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AIDS Awareness


Posted on June 13, 2013

Considering June is AIDS Awareness Month, this is the perfect time to learn more about HIV/AIDS and make sure you and your loved ones are protected. Right now, about 40 million people in the world are living with HIV infection or AIDS. This estimate includes 37 million adults and 2.5 million children. In the United States alone, more than 1 million people are living with HIV and 20% are unaware of their infection.

What is HIV/AIDS?

Human Immunodeficiency Virus (HIV) is a lot like other viruses, including those that cause the "flu" or the common cold. But there is an important difference – over time, your immune system can clear most viruses out of your body. That isn't the case with HIV – the human immune system can't seem to get rid of it. We know HIV can hide for long periods of time in the cells of your body and it attacks a key part of your immune system – your T-cells or CD4 cells. Your body has to have these cells to fight infections and disease, but HIV invades them, uses them to make more copies of itself, and then destroys them. Over time, HIV can destroy so many of your CD4 cells your body can't fight infections and diseases anymore. When that happens, HIV infection can lead to AIDS.

Acquired Immunodeficiency Syndrome (AIDS) is the final stage of HIV infection. People at this stage of HIV disease have badly damaged immune systems, which put them at risk for opportunistic infections (OIs). You will be diagnosed with AIDS if you have one or more specific OIs, certain cancers, or a very low number of CD4 cells. If you have AIDS, you will need medical support and treatment to prevent death.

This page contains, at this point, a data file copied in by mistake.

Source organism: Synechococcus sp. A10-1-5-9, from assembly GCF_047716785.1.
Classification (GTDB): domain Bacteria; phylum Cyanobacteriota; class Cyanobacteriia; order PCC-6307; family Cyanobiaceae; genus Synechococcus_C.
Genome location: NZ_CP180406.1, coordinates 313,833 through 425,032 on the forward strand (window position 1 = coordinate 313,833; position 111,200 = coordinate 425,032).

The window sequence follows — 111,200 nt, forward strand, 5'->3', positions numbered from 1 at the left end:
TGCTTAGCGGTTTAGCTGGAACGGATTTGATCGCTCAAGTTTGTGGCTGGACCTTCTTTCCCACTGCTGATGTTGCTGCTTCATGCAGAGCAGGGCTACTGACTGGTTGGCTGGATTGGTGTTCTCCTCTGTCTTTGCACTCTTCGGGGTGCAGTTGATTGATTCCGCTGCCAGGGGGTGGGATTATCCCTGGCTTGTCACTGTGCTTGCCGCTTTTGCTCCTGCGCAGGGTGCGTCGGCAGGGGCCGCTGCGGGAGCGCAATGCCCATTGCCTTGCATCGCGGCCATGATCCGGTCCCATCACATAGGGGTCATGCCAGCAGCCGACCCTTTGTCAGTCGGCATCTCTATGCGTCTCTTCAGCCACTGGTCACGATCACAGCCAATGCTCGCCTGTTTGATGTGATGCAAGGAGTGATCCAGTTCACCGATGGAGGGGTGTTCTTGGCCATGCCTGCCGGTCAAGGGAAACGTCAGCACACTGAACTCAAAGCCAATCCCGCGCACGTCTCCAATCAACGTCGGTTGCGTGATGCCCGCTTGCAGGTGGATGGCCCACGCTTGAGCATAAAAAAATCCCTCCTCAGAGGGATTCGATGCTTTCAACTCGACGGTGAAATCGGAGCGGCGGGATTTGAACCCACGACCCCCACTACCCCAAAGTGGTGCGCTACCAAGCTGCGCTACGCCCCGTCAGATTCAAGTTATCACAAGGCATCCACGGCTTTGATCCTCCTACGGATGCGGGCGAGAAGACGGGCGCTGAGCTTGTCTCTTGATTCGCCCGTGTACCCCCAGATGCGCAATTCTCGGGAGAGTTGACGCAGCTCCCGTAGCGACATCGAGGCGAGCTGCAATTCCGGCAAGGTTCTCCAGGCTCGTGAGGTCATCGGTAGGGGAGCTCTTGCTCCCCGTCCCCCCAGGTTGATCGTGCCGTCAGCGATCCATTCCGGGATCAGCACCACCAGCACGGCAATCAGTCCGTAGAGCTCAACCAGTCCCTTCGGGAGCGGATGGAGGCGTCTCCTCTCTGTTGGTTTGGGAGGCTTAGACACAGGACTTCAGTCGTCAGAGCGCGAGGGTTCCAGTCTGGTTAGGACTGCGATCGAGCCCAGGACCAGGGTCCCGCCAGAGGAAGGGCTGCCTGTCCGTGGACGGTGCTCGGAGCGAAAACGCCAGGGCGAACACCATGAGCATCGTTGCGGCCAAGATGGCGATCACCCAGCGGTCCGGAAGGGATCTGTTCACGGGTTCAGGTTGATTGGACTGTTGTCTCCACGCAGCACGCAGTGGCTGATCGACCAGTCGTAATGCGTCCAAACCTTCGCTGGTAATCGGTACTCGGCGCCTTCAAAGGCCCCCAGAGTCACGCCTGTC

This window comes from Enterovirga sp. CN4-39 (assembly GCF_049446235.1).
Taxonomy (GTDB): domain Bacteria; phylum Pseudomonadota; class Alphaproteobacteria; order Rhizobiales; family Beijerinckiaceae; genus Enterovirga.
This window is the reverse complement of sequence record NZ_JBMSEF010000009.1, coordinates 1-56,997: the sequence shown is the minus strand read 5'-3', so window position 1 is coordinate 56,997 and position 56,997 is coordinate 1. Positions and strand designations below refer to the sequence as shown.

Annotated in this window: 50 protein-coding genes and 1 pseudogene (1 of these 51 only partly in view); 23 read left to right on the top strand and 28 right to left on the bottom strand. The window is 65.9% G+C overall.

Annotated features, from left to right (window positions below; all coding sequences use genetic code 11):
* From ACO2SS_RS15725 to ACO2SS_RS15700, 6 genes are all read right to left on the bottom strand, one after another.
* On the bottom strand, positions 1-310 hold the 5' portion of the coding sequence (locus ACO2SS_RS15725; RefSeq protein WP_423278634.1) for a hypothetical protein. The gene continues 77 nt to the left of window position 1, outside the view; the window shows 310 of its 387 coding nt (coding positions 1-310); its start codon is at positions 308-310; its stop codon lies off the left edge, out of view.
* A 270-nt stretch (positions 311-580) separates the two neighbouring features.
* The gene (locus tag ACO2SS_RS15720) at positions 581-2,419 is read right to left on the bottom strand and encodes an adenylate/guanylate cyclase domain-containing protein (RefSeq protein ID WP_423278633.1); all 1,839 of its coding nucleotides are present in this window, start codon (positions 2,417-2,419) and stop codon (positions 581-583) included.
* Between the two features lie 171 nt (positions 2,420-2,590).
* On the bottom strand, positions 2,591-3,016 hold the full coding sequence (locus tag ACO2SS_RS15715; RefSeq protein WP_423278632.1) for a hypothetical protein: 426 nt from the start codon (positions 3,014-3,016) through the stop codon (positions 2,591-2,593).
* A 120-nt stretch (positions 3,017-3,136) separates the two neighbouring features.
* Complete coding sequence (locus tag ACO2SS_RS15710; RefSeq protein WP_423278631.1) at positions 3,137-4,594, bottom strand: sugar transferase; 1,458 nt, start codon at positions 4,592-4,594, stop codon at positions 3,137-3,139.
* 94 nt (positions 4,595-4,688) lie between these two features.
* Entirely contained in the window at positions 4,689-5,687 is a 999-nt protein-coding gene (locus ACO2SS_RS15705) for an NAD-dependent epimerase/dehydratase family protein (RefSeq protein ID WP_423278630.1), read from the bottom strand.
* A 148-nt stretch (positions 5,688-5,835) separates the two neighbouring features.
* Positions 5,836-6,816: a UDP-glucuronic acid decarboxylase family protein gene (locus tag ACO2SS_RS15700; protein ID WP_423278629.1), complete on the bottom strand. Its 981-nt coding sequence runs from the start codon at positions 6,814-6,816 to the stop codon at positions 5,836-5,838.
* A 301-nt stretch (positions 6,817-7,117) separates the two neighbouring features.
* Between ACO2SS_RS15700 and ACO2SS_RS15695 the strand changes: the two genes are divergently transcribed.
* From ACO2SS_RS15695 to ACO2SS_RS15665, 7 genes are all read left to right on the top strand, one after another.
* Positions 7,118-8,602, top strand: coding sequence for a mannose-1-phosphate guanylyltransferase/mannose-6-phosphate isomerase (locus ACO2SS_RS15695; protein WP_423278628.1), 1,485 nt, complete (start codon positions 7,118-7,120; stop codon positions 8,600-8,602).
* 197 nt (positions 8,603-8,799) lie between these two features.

How do you get HIV?

HIV Transmission

How can I protect myself from HIV transmission?

The most effective ways to protect yourself from HIV are:

  • Don't have sex (anal, oral, or vaginal)
  • Limit your number of sex partners and know your partner's HIV status and your own
  • Use a new condom every time you have sex

Where to get an HIV test?

Thursday, June 27th is National HIV testing day. You can get tested for HIV at a number of places, including your local health department, public health clinics, and your doctor’s office. Many AIDS service groups also offer HIV testing. One of the easiest ways to find a convenient HIV testing location is to visit the HIV/AIDS Prevention & Service Provider Locator. Just type in your ZIP code and, within seconds, you will get a list of HIV testing sites near you—including those that offer free HIV testing!


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